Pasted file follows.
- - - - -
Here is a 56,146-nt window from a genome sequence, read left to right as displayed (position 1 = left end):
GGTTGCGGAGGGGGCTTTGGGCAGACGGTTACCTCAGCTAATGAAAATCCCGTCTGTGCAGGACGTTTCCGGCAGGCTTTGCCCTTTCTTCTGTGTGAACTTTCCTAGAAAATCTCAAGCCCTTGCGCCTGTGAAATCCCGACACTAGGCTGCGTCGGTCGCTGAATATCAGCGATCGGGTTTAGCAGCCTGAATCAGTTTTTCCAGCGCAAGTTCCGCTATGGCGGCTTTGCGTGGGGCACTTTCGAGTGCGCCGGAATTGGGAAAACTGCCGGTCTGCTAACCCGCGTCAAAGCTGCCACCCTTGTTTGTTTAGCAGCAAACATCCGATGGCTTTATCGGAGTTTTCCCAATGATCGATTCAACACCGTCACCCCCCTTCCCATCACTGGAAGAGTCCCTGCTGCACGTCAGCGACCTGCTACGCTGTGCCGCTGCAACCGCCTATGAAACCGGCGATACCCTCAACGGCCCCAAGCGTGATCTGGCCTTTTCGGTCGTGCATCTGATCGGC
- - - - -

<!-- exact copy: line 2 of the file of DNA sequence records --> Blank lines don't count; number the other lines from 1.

GGTTGCGGAGGGGGCTTTGGGCAGACGGTTACCTCAGCTAATGAAAATCCCGTCTGTGCAGGACGTTTCCGGCAGGCTTTGCCCTTTCTTCTGTGTGAACTTTCCTAGAAAATCTCAAGCCCTTGCGCCTGTGAAATCCCGACACTAGGCTGCGTCGGTCGCTGAATATCAGCGATCGGGTTTAGCAGCCTGAATCAGTTTTTCCAGCGCAAGTTCCGCTATGGCGGCTTTGCGTGGGGCACTTTCGAGTGCGCCGGAATTGGGAAAACTGCCGGTCTGCTAACCCGCGTCAAAGCTGCCACCCTTGTTTGTTTAGCAGCAAACATCCGATGGCTTTATCGGAGTTTTCCCAATGATCGATTCAACACCGTCACCCCCCTTCCCATCACTGGAAGAGTCCCTGCTGCACGTCAGCGACCTGCTACGCTGTGCCGCTGCAACCGCCTATGAAACCGGCGATACCCTCAACGGCCCCAAGCGTGATCTGGCCTTTTCGGTCGTGCATCTGATCGGC